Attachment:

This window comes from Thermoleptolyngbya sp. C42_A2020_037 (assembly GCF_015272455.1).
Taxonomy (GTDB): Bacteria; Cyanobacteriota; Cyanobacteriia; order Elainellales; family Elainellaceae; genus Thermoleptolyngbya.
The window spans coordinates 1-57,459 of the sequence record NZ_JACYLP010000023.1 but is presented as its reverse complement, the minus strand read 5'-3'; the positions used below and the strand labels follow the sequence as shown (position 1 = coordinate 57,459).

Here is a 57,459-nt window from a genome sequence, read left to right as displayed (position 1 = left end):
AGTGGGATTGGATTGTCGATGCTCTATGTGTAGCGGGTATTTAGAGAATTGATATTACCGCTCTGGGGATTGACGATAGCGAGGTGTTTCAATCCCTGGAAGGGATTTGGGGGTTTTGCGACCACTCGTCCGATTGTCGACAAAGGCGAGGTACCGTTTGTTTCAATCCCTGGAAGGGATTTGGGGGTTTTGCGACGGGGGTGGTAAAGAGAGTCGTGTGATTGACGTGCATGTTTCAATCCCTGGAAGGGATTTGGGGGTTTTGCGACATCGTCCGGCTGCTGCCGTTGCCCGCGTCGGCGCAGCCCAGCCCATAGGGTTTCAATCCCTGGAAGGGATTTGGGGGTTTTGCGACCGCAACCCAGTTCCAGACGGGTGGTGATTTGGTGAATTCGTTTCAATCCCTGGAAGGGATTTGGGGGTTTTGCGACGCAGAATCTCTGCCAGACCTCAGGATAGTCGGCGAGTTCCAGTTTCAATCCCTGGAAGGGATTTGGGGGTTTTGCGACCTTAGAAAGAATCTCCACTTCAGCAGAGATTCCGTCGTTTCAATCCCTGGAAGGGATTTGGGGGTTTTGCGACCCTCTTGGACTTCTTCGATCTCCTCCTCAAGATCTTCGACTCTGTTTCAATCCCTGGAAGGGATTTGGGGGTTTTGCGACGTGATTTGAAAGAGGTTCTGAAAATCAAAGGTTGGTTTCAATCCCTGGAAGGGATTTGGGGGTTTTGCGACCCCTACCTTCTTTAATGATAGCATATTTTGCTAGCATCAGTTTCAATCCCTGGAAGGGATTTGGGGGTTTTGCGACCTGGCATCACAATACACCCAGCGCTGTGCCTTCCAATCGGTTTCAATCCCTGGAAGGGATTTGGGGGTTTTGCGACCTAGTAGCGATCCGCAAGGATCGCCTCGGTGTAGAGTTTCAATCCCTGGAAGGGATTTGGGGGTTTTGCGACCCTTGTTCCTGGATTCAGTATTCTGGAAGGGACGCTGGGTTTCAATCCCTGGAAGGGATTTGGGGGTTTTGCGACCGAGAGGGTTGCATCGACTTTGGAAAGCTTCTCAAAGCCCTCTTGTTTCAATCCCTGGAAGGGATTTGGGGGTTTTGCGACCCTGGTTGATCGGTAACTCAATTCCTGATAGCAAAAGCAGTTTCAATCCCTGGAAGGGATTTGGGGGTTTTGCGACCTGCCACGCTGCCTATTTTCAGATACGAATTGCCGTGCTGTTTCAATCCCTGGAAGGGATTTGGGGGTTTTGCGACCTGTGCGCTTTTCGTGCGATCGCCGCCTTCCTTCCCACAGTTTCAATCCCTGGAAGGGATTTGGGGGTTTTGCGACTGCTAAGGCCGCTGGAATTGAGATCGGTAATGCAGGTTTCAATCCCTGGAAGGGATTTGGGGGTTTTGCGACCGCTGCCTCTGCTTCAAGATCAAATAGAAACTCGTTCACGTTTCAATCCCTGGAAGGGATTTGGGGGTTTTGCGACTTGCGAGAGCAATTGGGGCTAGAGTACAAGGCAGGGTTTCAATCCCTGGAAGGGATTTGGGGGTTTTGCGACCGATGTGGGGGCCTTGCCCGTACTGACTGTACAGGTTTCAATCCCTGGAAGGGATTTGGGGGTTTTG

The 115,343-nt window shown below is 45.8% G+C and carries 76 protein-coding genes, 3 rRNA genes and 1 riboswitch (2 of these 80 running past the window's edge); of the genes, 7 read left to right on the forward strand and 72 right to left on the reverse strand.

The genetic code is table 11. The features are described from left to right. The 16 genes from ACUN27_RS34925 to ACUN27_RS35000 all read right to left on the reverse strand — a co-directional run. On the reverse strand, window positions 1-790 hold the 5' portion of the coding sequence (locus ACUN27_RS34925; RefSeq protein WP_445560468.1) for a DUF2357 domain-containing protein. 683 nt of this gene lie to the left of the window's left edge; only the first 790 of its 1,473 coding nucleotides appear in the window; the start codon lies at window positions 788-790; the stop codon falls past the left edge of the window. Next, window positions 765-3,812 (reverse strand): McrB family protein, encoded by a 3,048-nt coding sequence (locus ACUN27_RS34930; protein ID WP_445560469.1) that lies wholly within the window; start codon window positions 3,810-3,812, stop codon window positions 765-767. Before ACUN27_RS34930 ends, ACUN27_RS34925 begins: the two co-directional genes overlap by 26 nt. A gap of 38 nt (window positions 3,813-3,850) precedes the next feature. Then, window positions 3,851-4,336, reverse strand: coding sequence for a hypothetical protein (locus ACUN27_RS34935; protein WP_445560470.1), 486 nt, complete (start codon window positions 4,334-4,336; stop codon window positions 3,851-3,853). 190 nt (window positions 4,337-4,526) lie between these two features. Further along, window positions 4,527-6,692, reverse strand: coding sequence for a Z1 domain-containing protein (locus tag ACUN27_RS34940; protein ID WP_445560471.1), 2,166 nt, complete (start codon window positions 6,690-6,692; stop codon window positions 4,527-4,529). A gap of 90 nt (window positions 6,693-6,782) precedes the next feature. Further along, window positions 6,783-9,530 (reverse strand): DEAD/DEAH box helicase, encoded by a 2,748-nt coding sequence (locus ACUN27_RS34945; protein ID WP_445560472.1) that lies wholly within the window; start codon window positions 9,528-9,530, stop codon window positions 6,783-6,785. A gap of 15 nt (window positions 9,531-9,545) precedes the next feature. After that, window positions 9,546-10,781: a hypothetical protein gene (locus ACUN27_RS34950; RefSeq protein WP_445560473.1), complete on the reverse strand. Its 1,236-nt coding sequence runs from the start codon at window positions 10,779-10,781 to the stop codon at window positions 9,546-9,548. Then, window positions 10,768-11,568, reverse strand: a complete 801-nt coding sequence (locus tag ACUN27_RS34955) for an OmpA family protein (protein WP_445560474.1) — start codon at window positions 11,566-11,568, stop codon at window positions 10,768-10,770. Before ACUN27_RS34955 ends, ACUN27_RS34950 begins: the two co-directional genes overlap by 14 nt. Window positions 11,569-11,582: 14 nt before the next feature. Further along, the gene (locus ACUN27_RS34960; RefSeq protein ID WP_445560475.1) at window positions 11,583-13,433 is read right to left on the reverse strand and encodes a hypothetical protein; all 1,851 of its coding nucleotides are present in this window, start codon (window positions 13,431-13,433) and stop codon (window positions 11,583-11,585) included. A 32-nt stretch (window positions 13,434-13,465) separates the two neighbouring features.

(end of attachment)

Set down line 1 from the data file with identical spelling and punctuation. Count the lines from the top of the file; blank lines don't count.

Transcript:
This window comes from Thermoleptolyngbya sp. C42_A2020_037 (assembly GCF_015272455.1).